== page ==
Few regional countries have specialised facilities offering evidence-informed and human rights-based treatment for drug dependence. Treatment is largely offered in state-run mental health hospitals and/or psychiatric institutions. There is a lack of adequate legislation, policy and programmes on drug use and HIV prevention, treatment and care, and limited numbers of skilled professionals to administer treatments. Inpatient detoxification programmes are often not followed by proper outpatient treatment or relapse prevention and rehabilitation programmes.
Southern Africa is the region most affected by HIV, harbouring over one third (34%) of all people living with HIV globally in 2009. Though the exact rate of HIV and AIDS among people who use drugs and those in prison settings is unknown, available indicators suggest that HIV prevalence is significantly higher than the general population. Available data also indicates that Injecting Drug Use (IDU) is increasing, with at least eight regional countries reporting cases. IDU poses a significant risk of infection from HIV and other blood-borne pathogens, and HIV epidemics can develop very rapidly among IDU.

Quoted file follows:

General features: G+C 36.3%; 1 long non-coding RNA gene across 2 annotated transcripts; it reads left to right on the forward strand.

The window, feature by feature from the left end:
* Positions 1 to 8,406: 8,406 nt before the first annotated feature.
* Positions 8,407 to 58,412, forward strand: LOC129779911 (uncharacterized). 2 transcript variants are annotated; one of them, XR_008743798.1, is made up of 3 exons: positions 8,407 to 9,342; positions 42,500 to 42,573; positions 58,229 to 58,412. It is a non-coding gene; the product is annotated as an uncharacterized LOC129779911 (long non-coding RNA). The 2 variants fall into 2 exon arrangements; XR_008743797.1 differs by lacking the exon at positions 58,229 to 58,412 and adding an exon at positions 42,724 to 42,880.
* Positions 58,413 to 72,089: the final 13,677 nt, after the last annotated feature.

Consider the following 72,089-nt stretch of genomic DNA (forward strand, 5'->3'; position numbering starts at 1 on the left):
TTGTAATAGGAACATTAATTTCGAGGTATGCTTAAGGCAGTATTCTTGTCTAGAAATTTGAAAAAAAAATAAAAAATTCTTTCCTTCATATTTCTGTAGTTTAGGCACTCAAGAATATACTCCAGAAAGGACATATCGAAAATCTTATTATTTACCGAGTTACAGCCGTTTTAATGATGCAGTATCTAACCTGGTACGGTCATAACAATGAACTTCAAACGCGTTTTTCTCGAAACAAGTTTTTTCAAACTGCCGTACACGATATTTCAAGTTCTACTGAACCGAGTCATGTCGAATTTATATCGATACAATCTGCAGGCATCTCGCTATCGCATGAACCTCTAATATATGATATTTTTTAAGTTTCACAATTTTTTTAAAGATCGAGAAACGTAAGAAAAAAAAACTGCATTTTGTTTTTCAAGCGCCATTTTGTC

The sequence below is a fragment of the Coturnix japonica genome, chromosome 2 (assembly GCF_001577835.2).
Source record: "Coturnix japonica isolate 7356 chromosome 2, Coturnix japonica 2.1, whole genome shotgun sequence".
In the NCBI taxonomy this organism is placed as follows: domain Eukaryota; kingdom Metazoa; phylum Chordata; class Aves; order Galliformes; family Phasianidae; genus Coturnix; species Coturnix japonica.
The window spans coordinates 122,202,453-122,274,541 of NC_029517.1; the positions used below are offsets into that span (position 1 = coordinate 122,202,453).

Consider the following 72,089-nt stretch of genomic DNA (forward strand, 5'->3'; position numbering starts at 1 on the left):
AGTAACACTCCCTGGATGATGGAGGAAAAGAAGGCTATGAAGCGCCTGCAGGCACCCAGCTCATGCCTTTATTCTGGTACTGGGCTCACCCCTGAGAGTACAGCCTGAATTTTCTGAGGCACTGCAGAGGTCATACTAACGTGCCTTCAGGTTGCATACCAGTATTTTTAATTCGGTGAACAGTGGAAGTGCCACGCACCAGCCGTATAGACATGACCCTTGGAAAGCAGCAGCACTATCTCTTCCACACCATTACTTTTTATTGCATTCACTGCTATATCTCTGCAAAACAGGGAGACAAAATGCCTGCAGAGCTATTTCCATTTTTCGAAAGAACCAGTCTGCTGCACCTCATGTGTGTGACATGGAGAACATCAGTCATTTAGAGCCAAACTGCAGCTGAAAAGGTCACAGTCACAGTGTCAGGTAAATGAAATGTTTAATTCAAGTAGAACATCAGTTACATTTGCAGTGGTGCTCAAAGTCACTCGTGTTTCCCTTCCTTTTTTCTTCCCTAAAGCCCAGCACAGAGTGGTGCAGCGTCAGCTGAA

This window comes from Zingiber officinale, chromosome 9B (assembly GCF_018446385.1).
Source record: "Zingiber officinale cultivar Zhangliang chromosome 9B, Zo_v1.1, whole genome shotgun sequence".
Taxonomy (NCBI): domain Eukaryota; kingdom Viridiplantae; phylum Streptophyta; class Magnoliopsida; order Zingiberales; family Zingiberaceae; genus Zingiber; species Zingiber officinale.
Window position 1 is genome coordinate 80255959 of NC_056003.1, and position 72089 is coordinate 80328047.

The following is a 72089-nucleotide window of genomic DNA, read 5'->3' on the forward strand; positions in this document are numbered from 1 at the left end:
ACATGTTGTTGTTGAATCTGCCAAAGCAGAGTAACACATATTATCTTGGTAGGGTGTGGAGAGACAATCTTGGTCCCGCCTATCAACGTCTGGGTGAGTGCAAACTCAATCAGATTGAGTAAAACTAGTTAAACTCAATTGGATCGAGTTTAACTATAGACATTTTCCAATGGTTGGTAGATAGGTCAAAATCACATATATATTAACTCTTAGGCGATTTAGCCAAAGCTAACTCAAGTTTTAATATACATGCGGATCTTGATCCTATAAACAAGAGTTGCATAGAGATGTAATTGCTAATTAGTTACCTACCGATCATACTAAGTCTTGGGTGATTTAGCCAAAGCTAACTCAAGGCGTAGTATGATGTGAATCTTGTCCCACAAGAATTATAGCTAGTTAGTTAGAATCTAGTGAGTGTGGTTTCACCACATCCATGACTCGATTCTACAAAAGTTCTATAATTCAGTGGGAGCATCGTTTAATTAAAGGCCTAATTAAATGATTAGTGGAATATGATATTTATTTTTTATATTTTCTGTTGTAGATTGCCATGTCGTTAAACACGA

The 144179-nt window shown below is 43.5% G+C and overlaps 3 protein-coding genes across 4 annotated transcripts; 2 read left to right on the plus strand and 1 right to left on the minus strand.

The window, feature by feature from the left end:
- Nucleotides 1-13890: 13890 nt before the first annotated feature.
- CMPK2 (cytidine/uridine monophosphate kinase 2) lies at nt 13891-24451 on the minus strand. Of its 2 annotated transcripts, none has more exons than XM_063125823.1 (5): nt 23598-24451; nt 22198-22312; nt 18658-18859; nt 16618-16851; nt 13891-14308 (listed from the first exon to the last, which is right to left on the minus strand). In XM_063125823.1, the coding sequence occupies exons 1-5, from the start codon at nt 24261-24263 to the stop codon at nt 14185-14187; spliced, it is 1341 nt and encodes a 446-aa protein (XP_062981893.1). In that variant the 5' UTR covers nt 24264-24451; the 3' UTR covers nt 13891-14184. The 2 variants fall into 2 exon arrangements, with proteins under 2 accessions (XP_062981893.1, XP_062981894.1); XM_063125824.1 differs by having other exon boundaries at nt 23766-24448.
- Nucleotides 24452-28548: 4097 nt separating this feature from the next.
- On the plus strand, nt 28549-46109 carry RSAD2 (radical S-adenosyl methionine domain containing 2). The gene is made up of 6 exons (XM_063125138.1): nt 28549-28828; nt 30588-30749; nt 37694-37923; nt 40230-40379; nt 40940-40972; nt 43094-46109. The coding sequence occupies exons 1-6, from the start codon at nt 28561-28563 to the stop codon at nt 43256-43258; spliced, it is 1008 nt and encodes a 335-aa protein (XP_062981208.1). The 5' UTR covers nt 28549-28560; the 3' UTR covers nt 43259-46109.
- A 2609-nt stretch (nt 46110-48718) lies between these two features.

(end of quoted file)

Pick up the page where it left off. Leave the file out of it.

UNODC is assisting SADC Member State countries to reduce the demand for drugs, prevent drug-related HIV infections, as well as HIV/AIDS in prison settings. It is also supporting the promotion of treatment to reduce health-related and social consequences through the provision of evidence-based services.
The following table highlights specific outcomes under this Pillar: